The electric Mercedes EQC will have an operating range of 445-471 km. Picture: REUTERS
The electric Mercedes EQC will have an operating range of 445-471 km. Picture: REUTERS

Daimler's next CEO will have a tough job to restore margins at Mercedes-Benz, current boss Dieter Zetsche said last week as the German car maker launched a new luxury electric car to rival Tesla.

Zetsche, who last week handed over the top job to 49-year-old Swede Ola Källenius, is credited with having returned Mercedes-Benz to the position of top-selling luxury car brand in 2016.

He said the German luxury car maker needed to find a way to rebuild margins after research and development (R&D) costs at Mercedes-Benz ballooned.

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"There are many challenges ahead. We are in a situation of an economic slowdown. It is not going to be easier going forward," he said on the sidelines of the launch event near Oslo.

Pressure to develop electric and autonomous cars has led R&D costs at Mercedes-Benz passenger cars to rise to €14bn (R228bn) from about €8bn (R130bn) four years ago, Zetsche said.

At the same time, China, the world's largest car market, has seen sales momentum slowing for nine months in a row, with a 5.2% fall in sales in March.

Mercedes-Benz's EQC large electric car will hit showrooms this summer, years after Tesla launched its Model S in 2012.

Dieter Zetsche (right) and incoming Daimler CEO Ola Källenius shake hands at last week’s Daimler annual shareholder meeting in Berlin. Picture: REUTERS
Dieter Zetsche (right) and incoming Daimler CEO Ola Källenius shake hands at last week’s Daimler annual shareholder meeting in Berlin. Picture: REUTERS

Daimler has been cautious about embracing mass production of electric vehicles at Mercedes-Benz amid concerns about operating range and customer acceptance.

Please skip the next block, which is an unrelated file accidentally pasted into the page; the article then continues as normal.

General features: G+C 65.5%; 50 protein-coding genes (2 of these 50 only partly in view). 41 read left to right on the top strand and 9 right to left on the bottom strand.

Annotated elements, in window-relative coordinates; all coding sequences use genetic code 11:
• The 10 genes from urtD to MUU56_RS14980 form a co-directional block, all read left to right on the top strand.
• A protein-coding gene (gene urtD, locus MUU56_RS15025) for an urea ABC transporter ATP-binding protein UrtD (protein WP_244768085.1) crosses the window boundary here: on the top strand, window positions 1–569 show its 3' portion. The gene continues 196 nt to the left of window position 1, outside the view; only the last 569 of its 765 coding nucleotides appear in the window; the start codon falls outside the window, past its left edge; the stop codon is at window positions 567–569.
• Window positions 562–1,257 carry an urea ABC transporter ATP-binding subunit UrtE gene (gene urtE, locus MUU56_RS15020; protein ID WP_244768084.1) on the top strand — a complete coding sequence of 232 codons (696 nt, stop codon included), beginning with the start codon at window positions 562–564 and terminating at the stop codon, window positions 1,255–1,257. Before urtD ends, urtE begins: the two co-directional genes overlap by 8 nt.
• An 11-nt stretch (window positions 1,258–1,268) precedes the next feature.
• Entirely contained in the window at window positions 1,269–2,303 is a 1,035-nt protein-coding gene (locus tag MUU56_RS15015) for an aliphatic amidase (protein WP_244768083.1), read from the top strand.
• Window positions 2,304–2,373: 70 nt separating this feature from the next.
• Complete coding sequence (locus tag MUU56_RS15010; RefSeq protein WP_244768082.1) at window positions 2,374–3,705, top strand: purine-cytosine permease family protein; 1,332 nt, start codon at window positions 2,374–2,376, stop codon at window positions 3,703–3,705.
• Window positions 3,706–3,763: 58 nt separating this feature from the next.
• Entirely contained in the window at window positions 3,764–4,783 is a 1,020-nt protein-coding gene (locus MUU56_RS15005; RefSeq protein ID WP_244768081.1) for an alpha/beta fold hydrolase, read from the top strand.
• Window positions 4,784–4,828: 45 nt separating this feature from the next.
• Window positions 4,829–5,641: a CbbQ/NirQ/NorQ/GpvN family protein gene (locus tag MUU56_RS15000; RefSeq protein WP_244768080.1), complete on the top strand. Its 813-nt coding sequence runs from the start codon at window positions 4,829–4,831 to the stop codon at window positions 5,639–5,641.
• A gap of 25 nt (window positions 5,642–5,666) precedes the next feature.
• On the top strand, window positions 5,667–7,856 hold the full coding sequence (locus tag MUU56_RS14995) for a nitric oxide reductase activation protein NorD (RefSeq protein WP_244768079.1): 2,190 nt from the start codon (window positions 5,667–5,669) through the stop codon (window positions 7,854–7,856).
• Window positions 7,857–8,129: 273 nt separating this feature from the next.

The company took a 9.1% stake in Tesla for about $50m (R730m) in May 2009 to learn about battery technology, but sold its stake for a $780m (R1.13bn) profit in 2014.

Daimler launched an electric car under the Smart brand in 2010, but waited until 2014 to build an electric Mercedes-Benz B-Class.

Daimler, like other manufacturers, has struggled to make electric cars profitable, although the cost of battery packs is expected to fall as they invest in ramping up battery cell production.

ING analysts say the total cost of ownership, including fuel prices, could reach parity between electric and combustion engined vehicles by 2025.

In an effort to make a profit with electric cars, Daimler has opted to manufacture the Mercedes EQC in a way that enables it to be built on the same production line as a combustion engined car, retooling existing plants.

Daimler is investing more than €10bn (R163bn) to expand the electric EQ model range and is building battery cell production facilities.

The Mercedes EQC will have an operating range of 445km-471km, with a base version costing below €60,000 (R976,000) to make it eligible for Germany’s electric car environmental bonus.

Zetsche said Daimler's future hinged on making electric cars profitably.

Asked whether Daimler was too late to the electric vehicle trend, Zetsche said: "For the past 40 years I have heard that German manufacturers have missed all the important trends. But apparently customers still like cars from manufacturers that have missed the boat."

Zetsche, an engineer nicknamed "Dr Z" who joined the company in 1976, is due to become chairman of the supervisory board in 2021, following a standard two-year cooling-off period.

Zetsche took over as CEO of DaimlerChrysler in 2006 and took the decision to sell Chrysler, returning Mercedes to the top selling luxury brand globally in 2016 and defending the title ever since.